DeKock said he would file corrected forms with the agency Tuesday; the agency was closed Monday because of Veterans Day, a state holiday. The agency has the authority to assess fines for reports filed late.
Jackson said it was his understanding that DeKock had filed reports, but that they weren't posted on the agency's website.
House Republicans elected Jackson on Thursday to serve as speaker pro tem for the 2013 and 2014 sessions. He defeated the current speaker pro tem, Rep. Jeff Hickman, R-Fairview, during the closed GOP House caucus meeting.
Votes for the contested posts were made by secret ballot, Jackson said.
“I would imagine from various PACs they received a lot of money,” Jackson said.
DeKock said the contributions from A Positive Solution were not connected with the House leadership positions.
He was unaware that House Republicans would meet to decide leadership posts just two days after the election.
“When it comes to the politics behind politics, I'm really just that informed on it,” he said. “When the checks were being written to support some of these campaigns, I didn't realize that they were going to have the meeting so close to the election. … That really wasn't a consideration that was made by the PAC.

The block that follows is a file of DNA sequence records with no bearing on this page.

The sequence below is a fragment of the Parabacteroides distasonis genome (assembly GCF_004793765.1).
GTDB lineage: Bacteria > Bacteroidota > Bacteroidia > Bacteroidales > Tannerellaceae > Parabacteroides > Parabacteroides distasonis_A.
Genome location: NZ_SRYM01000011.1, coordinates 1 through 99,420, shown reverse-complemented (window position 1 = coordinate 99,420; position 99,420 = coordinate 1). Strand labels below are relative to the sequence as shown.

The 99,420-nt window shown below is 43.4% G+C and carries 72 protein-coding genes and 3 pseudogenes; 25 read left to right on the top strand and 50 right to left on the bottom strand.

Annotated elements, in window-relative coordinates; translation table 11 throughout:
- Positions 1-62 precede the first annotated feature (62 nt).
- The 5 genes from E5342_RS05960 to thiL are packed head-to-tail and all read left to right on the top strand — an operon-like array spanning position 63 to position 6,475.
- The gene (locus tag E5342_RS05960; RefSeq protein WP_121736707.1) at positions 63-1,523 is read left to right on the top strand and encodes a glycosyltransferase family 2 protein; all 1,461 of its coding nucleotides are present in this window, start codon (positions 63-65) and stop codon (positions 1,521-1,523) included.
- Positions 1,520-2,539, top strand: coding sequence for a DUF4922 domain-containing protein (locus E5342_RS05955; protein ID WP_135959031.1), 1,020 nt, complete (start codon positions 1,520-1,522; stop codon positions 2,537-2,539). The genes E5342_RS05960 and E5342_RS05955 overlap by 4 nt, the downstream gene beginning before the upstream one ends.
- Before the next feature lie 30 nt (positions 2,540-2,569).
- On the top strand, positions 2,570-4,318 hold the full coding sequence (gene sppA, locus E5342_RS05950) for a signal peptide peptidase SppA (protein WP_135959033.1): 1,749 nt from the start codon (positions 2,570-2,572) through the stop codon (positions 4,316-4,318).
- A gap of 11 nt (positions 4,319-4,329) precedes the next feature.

“It's pretty much my decision,” DeKock said. “We tried to get involved where we could make a difference.”
New members elected to the House who received $1,000 contributions from A Positive Solution were Republicans Arthur Hulbert, of Fort Gibson; Bobby Cleveland, of Slaughterville; Charles McCall, of Atoka; Terry O'Donnell, of Catoosa; Justin Wood, of Shawnee; Scott Biggs, of Chickasha; and Katie Henke, of Tulsa.
GOP Members receiving $1,000 contributions were Reps. John Bennett, of Sallisaw, and Aaron Stiles, of Norman. A recount of Stiles' election is set later this week. Members receiving $500 contributions from A Positive Solution were Reps. Tom Newell, of Seminole, and Sean Roberts, of Hominy.
Chuck Utsler, of Pocasset, a Republican contender for the House District 56 seat, received a $1,000 contribution. He lost last week's election.
Rep. Mike Reynolds, R-Oklahoma City, said he's concerned because the contributions from A Positive Solution give the appearance of trying to influence GOP members, especially incoming freshmen, to vote a certain way for a leadership position.
Reynolds, who monitors Ethics Commission filings, said he also is disappointed that Ethics Commission rules weren't being followed by a political action committee that has ties to an incoming House leader.
“We can understand a simple oversight, but this is a total neglect of duty,” he said.
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At a glance
The Ethics Commission's website showed the last report filed by the political action committee A Positive Solution was a statement of inactivity submitted Aug. 23, 2010, saying it had received no money and made no contributions. A financial report filed Jan. 27, 2010, showed the committee had $1,222.46 on hand.